8/15/17 – First Climb in Washington
Miles: 2,144.19 to 2,159.26
Total miles hiked: 1,518.22
I was little worried about going back to the trail after 3.5 days off and starting right off the bat by climbing out of Columbia River Gorge. The trail gains about 5,000 feet in the first 15 miles. We haven’t climbed 5,000 feet in a day since Seiad Valley, and then I was not coming to the climb after crippling stomach issues.
In the end it was Dave who was sucking wind today. My energy, after resting and replenishing lost calories with stuff like a delicious German Pancake at Elmer’s restaurant was soaring while his failed to show and the seemingly never ending uphill really took a toll on him.
We pushed 15 miles to a camp site with partial views of Mt. Hood, Mt. Adams, Mt. St. Helens, and Mt. Rainier. It was not the 20 mile day to Rock Creek we hoped for but starting at 9:30 a.m. fifteen-miler was respectable.
Our first challenge today was to get back to Cascade Locks after three nights in Gresham. We did not want to rely on hitchhiking and my posting on trail angel’s page did not produce any fruit so Dave arranged our ride through a Craigslist add where he found a local driver who offer to drive us for half of what Uber would cost.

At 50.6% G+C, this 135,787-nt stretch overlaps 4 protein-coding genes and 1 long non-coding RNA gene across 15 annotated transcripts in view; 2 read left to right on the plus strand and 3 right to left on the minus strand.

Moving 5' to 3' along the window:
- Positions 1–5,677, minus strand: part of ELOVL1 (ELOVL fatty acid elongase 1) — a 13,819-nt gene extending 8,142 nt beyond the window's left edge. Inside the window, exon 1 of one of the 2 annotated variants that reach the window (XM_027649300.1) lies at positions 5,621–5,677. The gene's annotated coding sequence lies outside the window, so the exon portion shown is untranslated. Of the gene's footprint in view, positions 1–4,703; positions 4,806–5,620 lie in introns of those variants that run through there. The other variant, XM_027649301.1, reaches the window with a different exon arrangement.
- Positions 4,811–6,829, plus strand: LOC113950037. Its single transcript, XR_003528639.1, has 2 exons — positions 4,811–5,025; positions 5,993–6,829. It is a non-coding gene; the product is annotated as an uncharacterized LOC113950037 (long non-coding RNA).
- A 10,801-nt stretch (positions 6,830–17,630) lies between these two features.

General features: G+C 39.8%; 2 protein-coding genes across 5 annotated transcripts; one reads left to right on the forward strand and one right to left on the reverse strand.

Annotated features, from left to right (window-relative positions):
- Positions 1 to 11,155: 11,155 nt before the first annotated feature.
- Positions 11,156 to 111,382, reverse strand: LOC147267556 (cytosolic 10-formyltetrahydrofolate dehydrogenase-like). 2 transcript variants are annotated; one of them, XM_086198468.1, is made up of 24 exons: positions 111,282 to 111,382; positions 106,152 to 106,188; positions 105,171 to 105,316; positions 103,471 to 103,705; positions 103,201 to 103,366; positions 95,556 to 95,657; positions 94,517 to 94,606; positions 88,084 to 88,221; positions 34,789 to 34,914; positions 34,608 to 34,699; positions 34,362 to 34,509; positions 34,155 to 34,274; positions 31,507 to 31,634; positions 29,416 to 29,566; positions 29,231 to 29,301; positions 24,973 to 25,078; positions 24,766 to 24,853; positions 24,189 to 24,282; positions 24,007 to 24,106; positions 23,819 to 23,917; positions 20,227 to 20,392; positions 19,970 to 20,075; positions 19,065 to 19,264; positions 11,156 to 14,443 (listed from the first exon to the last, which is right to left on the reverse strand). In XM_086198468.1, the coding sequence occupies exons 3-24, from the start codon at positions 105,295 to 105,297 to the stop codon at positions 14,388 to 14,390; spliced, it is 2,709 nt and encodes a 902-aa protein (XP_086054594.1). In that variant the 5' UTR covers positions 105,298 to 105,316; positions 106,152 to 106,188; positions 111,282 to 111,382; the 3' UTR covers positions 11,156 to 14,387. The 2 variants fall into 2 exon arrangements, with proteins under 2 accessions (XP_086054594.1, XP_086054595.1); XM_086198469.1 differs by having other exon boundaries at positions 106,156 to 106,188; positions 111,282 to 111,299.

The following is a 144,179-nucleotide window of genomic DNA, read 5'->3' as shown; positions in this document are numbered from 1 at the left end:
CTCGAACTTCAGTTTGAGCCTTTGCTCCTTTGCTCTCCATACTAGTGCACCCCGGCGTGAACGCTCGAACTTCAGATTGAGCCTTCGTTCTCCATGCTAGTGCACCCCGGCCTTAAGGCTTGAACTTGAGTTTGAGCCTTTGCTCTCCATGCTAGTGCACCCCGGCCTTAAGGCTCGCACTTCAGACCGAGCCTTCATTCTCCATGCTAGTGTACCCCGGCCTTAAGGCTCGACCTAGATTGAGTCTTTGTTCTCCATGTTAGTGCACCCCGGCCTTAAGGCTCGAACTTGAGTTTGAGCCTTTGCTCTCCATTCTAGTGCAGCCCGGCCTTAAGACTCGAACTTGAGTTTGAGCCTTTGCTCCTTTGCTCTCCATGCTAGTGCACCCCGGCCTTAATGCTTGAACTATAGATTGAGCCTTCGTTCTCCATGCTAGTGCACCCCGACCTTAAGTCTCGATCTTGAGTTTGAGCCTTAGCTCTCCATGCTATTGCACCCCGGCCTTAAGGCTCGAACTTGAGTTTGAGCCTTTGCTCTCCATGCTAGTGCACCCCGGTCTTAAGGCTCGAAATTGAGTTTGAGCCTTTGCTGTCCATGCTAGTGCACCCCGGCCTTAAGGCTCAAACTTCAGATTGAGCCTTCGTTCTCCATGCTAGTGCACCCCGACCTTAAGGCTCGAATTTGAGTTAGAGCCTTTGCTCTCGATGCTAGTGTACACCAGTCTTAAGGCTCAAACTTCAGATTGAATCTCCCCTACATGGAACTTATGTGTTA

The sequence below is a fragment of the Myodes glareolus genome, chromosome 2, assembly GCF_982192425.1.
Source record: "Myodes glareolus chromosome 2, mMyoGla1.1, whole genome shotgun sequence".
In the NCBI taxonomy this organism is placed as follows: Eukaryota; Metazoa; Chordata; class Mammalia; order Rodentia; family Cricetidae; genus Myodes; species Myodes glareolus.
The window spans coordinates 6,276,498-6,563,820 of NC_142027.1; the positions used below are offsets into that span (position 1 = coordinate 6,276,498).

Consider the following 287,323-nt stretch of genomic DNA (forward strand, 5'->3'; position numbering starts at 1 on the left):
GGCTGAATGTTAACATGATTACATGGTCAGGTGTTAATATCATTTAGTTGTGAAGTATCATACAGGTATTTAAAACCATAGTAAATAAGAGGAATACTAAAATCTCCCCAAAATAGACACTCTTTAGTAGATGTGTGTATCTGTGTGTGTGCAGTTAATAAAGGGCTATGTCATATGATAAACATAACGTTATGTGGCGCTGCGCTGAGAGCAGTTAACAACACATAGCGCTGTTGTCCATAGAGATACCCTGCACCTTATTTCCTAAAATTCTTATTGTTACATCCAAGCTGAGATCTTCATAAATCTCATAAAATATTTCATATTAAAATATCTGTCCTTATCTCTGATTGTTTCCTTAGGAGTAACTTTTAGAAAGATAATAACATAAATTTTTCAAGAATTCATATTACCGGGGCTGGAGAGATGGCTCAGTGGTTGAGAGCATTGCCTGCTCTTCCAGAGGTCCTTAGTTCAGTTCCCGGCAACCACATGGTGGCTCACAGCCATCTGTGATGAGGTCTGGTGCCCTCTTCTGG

The driver was quite the character. He arrived promptly at 7:00 a.m., wearing fur scarf and having pieces of fur attached to his hands. He loves foxes, he explained which was quite obvious. There were two toy foxes in the car, together with a stuffed teddy bear. He turned out to be an ok guy, just little bit more interesting than your casual Uber driver, and most importantly knew how to drive. At 7:40 a.m. we were safely back at Cascade Locks, having coffee at a local diner.
Second challenge, at least for me, was to walk across the bridge of Gods. The bridge stands high across Columbia River and is mostly constructed with these see through metal pieces that always make me dizzy. For many people dealing with the traffic is the biggest nightmare, you literally walk in one of the lanes, the bridge was not constructed with pedestrians in mind. But for me, the cars and drivers who often waved at us, were a welcome distraction from the depth bellow me.
Once on the other side, the trail introduced us to Washington on two or three softer miles, flat mostly, lined with juicy blueberries. Then the climb started and we climbed for rest of the day, except for the very last three miles that were a combination of ups and downs.
I was glad we didn’t push to Rock Creek. It meant dry camping, gosh I thought we were so done with dry camping, but we would have arrived very late and I doubt that with all the people who were headed that way, we would find a good site and good sleep there. Good sleep would come handy, before another big day tomorrow.
(Sorry about lack of photos. No signal here at Trout Lake and through wifi I’m unable to upload more than one shot)